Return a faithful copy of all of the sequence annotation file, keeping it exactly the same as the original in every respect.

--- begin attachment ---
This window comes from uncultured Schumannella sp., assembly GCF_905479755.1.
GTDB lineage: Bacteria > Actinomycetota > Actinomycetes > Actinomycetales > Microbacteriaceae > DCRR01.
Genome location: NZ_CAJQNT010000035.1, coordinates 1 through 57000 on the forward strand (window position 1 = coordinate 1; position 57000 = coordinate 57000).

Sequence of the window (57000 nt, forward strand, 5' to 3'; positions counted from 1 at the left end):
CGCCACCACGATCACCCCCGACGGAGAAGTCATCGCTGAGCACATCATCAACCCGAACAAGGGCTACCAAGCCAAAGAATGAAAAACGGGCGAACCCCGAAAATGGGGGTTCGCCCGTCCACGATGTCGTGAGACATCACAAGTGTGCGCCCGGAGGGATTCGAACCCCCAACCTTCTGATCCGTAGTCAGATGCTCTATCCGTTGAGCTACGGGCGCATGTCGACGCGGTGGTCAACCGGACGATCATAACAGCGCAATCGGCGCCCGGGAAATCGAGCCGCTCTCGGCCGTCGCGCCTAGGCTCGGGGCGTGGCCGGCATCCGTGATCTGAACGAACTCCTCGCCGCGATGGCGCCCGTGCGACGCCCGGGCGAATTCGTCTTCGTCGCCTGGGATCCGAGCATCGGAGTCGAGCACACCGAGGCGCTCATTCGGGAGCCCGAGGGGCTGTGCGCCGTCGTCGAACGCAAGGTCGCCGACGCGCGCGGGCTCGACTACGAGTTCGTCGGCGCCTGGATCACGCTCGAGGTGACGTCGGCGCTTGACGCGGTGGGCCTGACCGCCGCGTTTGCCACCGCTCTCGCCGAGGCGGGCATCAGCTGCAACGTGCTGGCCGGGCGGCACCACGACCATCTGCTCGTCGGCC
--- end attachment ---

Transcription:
This window comes from uncultured Schumannella sp., assembly GCF_905479755.1.
GTDB lineage: Bacteria > Actinomycetota > Actinomycetes > Actinomycetales > Microbacteriaceae > DCRR01.
Genome location: NZ_CAJQNT010000035.1, coordinates 1 through 57000 on the forward strand (window position 1 = coordinate 1; position 57000 = coordinate 57000).

Sequence of the window (57000 nt, forward strand, 5' to 3'; positions counted from 1 at the left end):
CGCCACCACGATCACCCCCGACGGAGAAGTCATCGCTGAGCACATCATCAACCCGAACAAGGGCTACCAAGCCAAAGAATGAAAAACGGGCGAACCCCGAAAATGGGGGTTCGCCCGTCCACGATGTCGTGAGACATCACAAGTGTGCGCCCGGAGGGATTCGAACCCCCAACCTTCTGATCCGTAGTCAGATGCTCTATCCGTTGAGCTACGGGCGCATGTCGACGCGGTGGTCAACCGGACGATCATAACAGCGCAATCGGCGCCCGGGAAATCGAGCCGCTCTCGGCCGTCGCGCCTAGGCTCGGGGCGTGGCCGGCATCCGTGATCTGAACGAACTCCTCGCCGCGATGGCGCCCGTGCGACGCCCGGGCGAATTCGTCTTCGTCGCCTGGGATCCGAGCATCGGAGTCGAGCACACCGAGGCGCTCATTCGGGAGCCCGAGGGGCTGTGCGCCGTCGTCGAACGCAAGGTCGCCGACGCGCGCGGGCTCGACTACGAGTTCGTCGGCGCCTGGATCACGCTCGAGGTGACGTCGGCGCTTGACGCGGTGGGCCTGACCGCCGCGTTTGCCACCGCTCTCGCCGAGGCGGGCATCAGCTGCAACGTGCTGGCCGGGCGGCACCACGACCATCTGCTCGTCGGCC